The ATE sessions allow people to ask questions in an anonymous environment and to normalize their thoughts and feelings. Mielnik says the ability to participate in dialogue with experts serves as a starting point for further steps like watching educational LifeSpeak videos or reading tip sheets.
Bell’s combination of initiatives to improve mental health awareness, training, and benefits, according to Mielnik, has reduced short-term disability claims related to mental health by over 20%, and reduced relapse and recurrence by more than 50%. But the approach isn’t static—it evolves with the changing factors we all face in our daily lives.
Like many organizations, Bell has had to adapt its mental health strategy to remote working. It’s worked hard to remain engaging and inclusive with both at-home and in-person staff while developing tools for better collaboration. These include guides to discussions on mental health and resources that support employees in a hybrid workplace.
“We are taking a holistic approach,” Mielnik says. “How can we speak to every individual given their unique situations? This includes physical fitness, financial health, social health, and the intersection of mental health with Diversity, Equity, and Inclusion. Those are all elements we’re looking to integrate across our offerings.”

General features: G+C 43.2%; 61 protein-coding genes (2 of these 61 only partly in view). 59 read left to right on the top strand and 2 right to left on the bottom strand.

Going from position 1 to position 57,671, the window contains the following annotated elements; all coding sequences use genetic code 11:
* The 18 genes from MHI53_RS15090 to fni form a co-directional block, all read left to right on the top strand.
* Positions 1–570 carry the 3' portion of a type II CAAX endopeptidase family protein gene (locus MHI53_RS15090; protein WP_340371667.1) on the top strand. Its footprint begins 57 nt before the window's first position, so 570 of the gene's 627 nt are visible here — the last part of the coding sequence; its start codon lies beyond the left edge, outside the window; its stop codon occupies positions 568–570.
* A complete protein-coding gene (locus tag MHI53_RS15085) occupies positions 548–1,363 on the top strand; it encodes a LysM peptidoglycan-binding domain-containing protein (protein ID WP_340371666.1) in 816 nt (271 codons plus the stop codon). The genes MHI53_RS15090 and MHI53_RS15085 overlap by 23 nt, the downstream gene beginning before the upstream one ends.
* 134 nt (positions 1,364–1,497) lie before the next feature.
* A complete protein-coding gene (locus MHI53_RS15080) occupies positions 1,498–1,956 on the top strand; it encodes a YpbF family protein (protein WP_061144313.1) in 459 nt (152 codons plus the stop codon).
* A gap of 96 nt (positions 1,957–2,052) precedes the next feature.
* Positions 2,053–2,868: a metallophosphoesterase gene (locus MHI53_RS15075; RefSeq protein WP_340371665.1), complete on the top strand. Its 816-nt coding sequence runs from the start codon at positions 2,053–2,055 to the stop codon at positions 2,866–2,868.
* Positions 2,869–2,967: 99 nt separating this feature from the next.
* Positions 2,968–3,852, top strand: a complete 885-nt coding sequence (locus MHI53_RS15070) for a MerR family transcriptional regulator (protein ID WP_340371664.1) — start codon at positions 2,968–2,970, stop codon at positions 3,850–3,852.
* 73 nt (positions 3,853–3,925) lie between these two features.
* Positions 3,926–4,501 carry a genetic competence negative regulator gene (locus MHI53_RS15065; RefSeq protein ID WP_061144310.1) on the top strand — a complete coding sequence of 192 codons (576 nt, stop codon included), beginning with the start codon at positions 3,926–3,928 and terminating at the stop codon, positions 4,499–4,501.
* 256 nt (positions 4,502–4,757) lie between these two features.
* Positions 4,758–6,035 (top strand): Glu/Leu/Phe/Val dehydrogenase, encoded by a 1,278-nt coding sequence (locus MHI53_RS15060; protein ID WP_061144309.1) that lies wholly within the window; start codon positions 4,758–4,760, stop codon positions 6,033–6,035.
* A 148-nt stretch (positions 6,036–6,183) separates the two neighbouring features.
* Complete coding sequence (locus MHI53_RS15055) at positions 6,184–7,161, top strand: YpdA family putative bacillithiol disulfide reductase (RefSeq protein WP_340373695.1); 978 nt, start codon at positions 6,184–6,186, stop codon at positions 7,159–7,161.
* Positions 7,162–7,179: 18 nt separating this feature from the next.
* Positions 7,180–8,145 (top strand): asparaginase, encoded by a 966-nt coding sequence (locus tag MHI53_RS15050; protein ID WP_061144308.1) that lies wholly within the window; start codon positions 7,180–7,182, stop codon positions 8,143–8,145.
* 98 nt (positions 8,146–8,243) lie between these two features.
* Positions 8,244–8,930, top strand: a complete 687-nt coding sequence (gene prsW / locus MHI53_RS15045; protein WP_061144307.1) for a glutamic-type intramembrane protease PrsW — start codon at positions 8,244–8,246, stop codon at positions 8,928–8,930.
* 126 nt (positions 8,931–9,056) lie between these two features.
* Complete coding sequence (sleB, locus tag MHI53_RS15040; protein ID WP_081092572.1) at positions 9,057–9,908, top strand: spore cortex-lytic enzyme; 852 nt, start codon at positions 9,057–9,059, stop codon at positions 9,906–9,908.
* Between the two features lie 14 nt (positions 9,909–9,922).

Learn more about the LifeSpeak platform here.
The future of Bell Let’s Talk
When it comes to mental health and stigma across Canada, Bell’s work is far from over.
Earlier in January, it opened its Bell Let’s Talk Community Fund for 2022 grant applications. The $2 million annual program will provide grants of up to $25,000 for local and grassroots mental health initiatives. It also announced new recipients of its $5 million Bell Let’s Talk Diversity Fund, which awards grants of up to $200,000 to projects aiming to reduce the stigma around mental illness or increase access to culturally-informed mental health and wellbeing support for Black, Indigenous, and People of Colour communities across Canada.
How to support Bell Let’s Talk Day
On January 26, Mielnik encourages Canadians to get involved by calling, texting, and joining in on social media to drive Bell donations to mental health.
“During this critical time, taking action to drive progress in mental health in our communities will help shape our future, ensure a more resilient future where every Canadian has access to mental health services.”
On Bell Let’s Talk Day, Bell donates 5 cents to Canadian mental health programs for:
To learn more, please visit Bell.ca/LetsTalk.